Hardy's Wessex

The landscapes that inspired a writer

The Salisbury Museum

Urban Wessex - Women’s equality and religion

Step into the urban world of Thomas Hardy’s novels. Find out about the strong women that shaped the young Hardy, how he went on to campaign for women’s rights, as well as his thoughts on religion.

The Salisbury Museum is housed in the building that was formerly the teacher training college where Hardy’s sisters studied to be teachers. Both of them avoided marriage, taking the advice of their mother to put their careers first.

Star loan object at The Salisbury Museum

On loan from: The Fitzwilliam Museum, Cambridge

A key theme in The Salisbury Museum’s exhibition is Hardy’s views on religion. The novel Jude the Obscure is about a stonemason who works on Hardy’s ‘Melchester’ Cathedral (Salisbury). It was Hardy’s last completed novel.

The museum is located under the shadow of the cathedral’s famous spire, and the manuscript will sit alongside stonemasonry tools used by a Salisbury stonemason.

Our star loans were made possible by support from the Weston Loan Programme with Art Fund.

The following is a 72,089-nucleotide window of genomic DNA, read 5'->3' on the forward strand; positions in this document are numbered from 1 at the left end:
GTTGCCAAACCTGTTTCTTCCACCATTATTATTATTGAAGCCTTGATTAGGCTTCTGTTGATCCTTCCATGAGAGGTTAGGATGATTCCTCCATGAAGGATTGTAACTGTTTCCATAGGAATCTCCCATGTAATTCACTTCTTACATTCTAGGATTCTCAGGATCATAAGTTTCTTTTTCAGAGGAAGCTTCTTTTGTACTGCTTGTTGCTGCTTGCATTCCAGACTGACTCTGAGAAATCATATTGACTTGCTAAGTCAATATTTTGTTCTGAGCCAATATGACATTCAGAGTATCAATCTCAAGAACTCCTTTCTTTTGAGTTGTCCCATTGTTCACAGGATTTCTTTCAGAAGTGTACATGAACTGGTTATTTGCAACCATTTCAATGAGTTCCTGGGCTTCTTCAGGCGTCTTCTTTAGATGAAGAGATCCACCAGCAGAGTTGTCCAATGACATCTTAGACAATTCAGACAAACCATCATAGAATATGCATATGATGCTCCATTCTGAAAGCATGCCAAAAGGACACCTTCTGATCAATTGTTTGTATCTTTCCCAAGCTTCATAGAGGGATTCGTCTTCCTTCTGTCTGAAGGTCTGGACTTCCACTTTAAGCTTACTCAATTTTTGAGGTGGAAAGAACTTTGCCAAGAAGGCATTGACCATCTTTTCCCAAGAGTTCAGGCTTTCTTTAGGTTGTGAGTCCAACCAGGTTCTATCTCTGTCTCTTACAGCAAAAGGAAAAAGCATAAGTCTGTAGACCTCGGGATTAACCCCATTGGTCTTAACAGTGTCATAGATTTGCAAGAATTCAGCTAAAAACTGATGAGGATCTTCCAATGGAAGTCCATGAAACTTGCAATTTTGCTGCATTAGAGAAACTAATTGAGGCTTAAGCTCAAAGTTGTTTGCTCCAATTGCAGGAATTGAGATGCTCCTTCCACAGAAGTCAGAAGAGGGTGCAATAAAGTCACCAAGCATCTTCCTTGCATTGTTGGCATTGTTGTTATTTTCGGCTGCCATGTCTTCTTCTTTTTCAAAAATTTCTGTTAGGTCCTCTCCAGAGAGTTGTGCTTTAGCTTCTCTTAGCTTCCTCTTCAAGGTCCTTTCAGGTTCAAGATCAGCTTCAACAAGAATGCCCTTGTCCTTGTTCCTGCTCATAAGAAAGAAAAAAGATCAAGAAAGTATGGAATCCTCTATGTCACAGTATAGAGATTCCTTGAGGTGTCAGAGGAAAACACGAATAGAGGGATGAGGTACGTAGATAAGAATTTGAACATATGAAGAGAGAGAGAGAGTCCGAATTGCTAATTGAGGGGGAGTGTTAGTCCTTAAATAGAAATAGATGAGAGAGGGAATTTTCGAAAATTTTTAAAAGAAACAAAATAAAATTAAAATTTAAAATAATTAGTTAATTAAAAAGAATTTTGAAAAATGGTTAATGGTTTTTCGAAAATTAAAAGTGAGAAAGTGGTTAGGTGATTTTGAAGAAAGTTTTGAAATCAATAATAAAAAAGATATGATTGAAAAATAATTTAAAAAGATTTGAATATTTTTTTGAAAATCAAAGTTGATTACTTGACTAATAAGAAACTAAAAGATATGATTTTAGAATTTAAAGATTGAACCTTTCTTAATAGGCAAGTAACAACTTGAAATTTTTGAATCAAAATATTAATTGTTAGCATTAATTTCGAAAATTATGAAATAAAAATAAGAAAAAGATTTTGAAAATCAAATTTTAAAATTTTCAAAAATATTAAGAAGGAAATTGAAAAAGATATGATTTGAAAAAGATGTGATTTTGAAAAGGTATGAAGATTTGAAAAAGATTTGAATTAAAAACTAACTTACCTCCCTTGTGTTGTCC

Jude the Obscure manuscript

 

Handwritten manuscript
Courtesy of the Fitzwilliam Museum, Cambridge.
Image number: Ms 1-1911_1_202108_mfj22_dc1

The man behind the writer

Meet the man behind the writer, through objects as personal as Hardy’s granny’s kettle, in which she boiled tea while telling Hardy the stories that would shape his imagination. 

Look at his beautifully-drawn church designs, giving a glimpse of the ambitious young architect who dreamt of becoming a writer.

Explore these questions:

  • Was Hardy born to be a writer, or was he the product of an ambitious mother?
  • What did women of the day think of Hardy’s writing?
  • Why did Hardy go from aspiring to be a vicar to having his book burnt by the Bishop of Wakefield for obscenity?

Highlights for visitors

  • See Kate Hardy’s stunning red silk dress that she wore as a teacher in Dorchester.
  • Read some of her letters describing what it was like to have to make the choice between career and relationship.
Victorian style red dress as worn by Hardy's sister
Red silk dress worn by Hardy's sister, Kate. Photo: Dorset Museum/Jonathan Gooding
Intricately decorated blue velvet cape with gold fringing
Cape belonging to Hardy's friend, Millicent
Fawcett, a campaigner for women's rights.

Planning your visit

For details of opening times, admission prices, facilities, directions, etc, please visit The Salisbury Museum’s website.

We are hugely grateful to Battens Solicitors for sponsoring this exhibition. 

Our star loans were made possible by support from the Weston Loan Programme with Art Fund

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